Blood Moon Over Britain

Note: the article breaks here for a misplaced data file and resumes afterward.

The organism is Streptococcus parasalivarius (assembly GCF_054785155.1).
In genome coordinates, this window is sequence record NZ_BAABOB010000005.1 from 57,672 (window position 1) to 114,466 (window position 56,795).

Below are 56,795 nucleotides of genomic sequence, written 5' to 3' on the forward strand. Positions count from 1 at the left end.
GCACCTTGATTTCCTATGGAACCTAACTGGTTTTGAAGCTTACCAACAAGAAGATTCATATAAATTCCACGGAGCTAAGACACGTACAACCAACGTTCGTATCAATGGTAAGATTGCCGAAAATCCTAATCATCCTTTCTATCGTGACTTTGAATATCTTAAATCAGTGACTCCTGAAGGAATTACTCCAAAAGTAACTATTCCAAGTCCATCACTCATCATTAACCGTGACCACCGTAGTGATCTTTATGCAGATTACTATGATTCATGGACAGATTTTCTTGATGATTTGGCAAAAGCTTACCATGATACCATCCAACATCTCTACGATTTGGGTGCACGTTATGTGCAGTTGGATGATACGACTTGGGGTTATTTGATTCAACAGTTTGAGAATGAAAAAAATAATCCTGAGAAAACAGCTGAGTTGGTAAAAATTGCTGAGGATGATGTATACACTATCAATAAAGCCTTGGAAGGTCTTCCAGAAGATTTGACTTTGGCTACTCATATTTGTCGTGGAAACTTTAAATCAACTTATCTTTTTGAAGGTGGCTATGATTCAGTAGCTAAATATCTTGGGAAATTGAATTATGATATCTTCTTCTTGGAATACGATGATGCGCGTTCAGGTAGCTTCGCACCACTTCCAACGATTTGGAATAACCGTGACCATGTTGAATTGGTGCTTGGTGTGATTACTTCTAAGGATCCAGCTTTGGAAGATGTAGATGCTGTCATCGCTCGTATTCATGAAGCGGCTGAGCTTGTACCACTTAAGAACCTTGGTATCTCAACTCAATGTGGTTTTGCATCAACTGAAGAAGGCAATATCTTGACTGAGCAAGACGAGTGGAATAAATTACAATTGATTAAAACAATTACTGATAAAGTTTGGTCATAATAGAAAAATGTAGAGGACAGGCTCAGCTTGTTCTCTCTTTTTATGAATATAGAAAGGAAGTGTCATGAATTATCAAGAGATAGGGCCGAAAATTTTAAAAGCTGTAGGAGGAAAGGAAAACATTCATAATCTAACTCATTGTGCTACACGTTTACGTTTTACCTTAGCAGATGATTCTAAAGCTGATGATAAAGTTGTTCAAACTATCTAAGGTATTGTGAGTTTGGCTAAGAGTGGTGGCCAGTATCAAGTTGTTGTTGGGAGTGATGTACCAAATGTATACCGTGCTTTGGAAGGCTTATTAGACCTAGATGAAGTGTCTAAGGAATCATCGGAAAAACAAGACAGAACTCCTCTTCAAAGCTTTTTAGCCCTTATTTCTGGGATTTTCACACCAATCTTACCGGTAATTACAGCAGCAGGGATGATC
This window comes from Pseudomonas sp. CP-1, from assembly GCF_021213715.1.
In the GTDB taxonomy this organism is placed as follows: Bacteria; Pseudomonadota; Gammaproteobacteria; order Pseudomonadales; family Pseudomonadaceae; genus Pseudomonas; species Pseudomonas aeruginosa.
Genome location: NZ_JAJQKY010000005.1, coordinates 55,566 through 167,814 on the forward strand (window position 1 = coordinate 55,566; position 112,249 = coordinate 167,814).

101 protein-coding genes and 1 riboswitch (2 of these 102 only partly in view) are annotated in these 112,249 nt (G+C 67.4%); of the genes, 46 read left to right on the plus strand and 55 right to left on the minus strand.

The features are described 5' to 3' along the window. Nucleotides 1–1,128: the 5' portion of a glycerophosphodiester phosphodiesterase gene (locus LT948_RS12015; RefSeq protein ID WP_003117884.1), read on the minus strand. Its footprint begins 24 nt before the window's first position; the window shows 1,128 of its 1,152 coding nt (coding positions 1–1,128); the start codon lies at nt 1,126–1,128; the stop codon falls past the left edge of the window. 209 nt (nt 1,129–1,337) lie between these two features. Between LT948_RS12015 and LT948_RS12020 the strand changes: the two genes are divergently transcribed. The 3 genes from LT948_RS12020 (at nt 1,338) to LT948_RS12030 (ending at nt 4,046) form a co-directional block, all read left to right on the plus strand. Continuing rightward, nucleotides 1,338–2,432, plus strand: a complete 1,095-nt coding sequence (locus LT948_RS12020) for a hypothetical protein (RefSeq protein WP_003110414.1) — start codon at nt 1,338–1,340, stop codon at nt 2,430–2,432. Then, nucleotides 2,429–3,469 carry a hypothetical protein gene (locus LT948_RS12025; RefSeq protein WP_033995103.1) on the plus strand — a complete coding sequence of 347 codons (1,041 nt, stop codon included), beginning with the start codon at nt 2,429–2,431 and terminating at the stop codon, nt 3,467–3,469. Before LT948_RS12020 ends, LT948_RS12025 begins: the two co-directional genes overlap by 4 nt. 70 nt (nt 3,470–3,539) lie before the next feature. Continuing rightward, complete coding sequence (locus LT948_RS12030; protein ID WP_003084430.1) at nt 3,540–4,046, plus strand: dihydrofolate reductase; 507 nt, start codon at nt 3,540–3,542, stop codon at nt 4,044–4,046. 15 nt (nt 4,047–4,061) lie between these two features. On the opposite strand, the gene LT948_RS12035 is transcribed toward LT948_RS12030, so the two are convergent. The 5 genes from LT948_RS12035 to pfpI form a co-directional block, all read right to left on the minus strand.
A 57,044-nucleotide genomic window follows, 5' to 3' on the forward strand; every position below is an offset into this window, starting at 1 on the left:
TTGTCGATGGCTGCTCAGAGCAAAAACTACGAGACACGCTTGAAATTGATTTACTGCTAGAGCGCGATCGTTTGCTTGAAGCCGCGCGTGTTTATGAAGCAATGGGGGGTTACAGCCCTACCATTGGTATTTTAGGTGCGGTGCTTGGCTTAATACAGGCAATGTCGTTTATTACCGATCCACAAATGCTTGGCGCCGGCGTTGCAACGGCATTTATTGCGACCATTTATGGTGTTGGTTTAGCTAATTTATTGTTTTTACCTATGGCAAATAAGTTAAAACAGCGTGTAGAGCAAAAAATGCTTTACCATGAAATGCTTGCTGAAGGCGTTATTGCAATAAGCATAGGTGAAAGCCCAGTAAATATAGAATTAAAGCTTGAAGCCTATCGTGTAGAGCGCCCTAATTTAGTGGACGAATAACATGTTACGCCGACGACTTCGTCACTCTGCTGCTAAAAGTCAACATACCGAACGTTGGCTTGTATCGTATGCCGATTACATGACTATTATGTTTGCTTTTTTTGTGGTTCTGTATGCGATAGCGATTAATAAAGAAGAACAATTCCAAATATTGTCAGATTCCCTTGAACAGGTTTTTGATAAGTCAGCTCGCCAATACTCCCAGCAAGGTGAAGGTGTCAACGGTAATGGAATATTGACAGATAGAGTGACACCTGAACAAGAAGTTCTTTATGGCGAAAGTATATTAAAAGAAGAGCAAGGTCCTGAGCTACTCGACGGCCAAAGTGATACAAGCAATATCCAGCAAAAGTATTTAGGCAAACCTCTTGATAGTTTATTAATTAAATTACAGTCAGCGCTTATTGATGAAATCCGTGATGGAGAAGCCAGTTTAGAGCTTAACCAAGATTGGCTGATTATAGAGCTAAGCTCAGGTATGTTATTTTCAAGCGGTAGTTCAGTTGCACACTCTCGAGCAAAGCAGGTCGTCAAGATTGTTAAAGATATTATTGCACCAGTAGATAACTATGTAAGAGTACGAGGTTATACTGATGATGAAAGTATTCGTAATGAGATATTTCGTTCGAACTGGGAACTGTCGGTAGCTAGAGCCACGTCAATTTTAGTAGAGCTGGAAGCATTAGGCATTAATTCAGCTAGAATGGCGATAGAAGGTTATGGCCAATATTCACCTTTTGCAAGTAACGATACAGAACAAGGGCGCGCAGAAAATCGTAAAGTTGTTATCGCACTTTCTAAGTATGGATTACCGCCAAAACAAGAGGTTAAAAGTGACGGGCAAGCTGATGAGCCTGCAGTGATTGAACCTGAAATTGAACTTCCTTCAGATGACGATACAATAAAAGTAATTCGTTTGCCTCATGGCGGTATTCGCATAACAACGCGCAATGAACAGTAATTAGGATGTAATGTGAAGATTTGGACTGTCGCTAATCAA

Cicely Winterbourne is working at Bletchley Park in 1942 when two men she works with seem to commit suicide. She has her doubts that they truly are suicides, as does a member of Special Branch who comes to investigate one of the deaths. Cicely is beautiful, accomplished, and strong. Alistair Fielding is a handsome and dashing war hero and has a lovely Scottish accent. They feel an attraction almost immediately. However, it is complicated by the unknown persons who seem to be on Cecily’s trail, and on their trail once they team up to dash away from London. You see, code breaking has suffered a setback as the Germans added another rotor to their encryption machine, and Cicely seems to be involved somehow. Add to this unusual characters (a flat mate named Monetary, an 86-year-old woman they meet on a train who spins yarn from her two Angora bunnies, a mysterious man of Greek extraction), lots of action, lots of ’40s slang (there is a glossary at the end of the book), vivid descriptions of wartime privations and conditions, and some really bad guys and you get a book that draws you in if you aren’t too concerned about well developed, rather than stereotypical, characters.